Parliament has, as expected, voted to postpone Britain's exit from the European Union for three months, subject to MPs approving the Prime Minister's withdrawal proposal.
Should they not, then the government will seek “a more substantial extension”.

The motion was passed by 402 votes in favour versus 202 against.

Critically, a spokesman for the PM reportedly also said she had committed to bringing forward changes to the law in order to change the current expected date of Brexit on 29 March.

Yet the pound reacted by falling against the euro and as of 1925 GMT was down by 0.67% to 1.1696.

According to Chris Beauchamp at IG, the result had been as anticipated by traders, but questions over the PM's ability to remain in power and whether that resulted in a general election could undermine the benefits for sterling from a 'no deal' being avoided and replaced by a soft Brexit scenario.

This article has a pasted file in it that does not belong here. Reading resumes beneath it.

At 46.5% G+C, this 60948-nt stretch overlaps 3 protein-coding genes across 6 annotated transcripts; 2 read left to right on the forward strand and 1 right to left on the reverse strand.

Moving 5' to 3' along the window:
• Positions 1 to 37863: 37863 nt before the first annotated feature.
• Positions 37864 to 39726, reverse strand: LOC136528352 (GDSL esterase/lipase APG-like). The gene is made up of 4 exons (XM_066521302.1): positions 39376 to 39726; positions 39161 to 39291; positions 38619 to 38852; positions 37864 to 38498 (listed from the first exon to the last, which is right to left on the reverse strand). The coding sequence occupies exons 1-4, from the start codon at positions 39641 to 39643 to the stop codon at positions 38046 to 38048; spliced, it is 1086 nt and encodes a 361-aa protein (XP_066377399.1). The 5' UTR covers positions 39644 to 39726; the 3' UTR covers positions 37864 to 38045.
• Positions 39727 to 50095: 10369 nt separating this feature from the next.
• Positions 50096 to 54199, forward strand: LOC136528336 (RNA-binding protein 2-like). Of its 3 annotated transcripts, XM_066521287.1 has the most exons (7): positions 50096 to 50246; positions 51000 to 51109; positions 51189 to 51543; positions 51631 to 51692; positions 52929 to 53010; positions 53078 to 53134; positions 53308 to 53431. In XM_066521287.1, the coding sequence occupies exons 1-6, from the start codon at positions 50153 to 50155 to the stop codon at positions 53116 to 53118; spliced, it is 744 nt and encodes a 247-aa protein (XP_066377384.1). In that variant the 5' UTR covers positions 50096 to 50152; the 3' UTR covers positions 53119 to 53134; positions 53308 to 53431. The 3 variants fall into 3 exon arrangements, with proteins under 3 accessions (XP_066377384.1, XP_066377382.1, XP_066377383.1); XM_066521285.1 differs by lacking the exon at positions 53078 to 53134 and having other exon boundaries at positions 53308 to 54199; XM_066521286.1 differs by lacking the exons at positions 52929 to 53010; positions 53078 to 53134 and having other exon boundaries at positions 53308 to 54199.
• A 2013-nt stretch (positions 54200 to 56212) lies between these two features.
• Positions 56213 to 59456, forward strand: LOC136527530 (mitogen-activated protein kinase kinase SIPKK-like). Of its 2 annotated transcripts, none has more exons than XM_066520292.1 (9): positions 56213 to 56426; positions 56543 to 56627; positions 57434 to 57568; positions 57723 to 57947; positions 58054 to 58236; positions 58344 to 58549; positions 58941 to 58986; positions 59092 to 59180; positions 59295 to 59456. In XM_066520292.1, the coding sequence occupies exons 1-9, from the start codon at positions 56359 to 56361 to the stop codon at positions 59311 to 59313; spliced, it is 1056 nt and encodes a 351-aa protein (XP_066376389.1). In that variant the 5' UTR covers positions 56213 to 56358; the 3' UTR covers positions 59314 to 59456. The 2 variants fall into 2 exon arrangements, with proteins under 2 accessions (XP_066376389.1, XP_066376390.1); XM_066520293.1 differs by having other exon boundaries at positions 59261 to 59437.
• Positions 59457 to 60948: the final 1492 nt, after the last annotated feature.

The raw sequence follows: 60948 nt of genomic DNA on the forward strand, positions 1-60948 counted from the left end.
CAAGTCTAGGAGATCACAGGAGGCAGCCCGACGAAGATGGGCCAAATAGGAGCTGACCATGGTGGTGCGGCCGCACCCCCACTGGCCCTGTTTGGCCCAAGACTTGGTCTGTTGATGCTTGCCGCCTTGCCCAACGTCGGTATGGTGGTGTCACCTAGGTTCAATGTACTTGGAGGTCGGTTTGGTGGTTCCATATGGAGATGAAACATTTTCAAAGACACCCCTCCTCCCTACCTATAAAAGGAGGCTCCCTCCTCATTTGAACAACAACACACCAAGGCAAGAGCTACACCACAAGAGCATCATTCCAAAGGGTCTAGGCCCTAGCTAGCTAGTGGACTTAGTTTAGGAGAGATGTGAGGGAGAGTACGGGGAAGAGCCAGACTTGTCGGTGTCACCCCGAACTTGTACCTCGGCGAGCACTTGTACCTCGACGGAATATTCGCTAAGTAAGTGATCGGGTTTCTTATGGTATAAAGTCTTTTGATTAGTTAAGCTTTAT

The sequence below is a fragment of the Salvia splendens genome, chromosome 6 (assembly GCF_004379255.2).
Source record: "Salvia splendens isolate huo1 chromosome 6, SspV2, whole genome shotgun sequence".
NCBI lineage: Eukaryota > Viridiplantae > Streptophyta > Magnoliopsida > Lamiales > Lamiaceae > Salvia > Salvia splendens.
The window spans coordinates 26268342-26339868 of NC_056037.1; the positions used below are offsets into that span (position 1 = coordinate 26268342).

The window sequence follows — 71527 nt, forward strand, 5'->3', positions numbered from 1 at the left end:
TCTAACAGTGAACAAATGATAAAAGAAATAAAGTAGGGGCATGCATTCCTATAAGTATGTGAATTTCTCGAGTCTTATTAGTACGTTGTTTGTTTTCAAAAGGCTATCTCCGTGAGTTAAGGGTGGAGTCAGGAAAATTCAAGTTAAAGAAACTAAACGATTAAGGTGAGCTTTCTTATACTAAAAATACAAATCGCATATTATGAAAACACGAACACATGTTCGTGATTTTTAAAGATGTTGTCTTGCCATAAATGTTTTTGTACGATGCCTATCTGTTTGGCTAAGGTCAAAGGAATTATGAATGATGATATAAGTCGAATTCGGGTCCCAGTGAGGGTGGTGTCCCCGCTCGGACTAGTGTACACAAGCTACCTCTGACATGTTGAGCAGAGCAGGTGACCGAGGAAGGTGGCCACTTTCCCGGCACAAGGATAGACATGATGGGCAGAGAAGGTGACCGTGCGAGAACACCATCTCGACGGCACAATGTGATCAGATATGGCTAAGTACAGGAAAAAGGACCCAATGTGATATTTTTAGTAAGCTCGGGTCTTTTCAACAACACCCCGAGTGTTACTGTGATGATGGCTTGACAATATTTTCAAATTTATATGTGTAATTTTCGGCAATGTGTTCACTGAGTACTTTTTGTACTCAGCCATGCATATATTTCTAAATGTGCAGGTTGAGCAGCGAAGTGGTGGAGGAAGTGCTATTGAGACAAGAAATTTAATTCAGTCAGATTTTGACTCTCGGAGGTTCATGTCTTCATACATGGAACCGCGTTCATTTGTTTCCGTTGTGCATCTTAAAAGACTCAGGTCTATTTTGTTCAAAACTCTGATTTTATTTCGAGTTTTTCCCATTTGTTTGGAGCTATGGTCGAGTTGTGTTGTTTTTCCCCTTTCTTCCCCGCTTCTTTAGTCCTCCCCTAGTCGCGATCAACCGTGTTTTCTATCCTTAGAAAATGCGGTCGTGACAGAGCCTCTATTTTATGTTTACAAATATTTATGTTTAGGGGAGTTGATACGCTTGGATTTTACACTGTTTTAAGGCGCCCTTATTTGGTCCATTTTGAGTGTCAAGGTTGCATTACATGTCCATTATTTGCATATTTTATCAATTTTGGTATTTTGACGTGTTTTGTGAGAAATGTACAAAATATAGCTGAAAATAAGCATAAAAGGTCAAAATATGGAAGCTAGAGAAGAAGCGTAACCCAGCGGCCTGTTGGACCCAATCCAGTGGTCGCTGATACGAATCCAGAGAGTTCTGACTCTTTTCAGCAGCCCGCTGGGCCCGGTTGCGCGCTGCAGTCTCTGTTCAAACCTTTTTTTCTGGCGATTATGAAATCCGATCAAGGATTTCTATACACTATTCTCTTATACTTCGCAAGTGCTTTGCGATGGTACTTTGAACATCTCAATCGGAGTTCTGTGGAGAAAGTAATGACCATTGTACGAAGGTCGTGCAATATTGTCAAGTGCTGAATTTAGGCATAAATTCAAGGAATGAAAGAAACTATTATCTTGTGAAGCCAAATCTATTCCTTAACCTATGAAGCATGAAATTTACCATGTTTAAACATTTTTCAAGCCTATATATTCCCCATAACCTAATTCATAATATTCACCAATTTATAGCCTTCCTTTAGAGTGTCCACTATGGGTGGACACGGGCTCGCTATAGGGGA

“The vital element is time, time to see if the Withdrawal Agreement can get through on the third try (or even, as rumours suggest, the fourth), and if not, to work out a new approach that will mean the EU can grant the UK a much longer extension,” said Beauchamp.

“[…] Questions however will be asked whether the PM can cling on much longer however, and whether that leads to a general election. Much of sterling's rally has been built on expectations of no deal being avoided and a soft Brexit resulting, or even a second referendum, but a general election would threaten to undermine these assumptions.”

Reacting to the news from London, the European Union's chief Brexit negotiator, Michel Barnier, said he was “determined to defend EU interests and to build an ambitious EU/UK future relation as soon as possible.”

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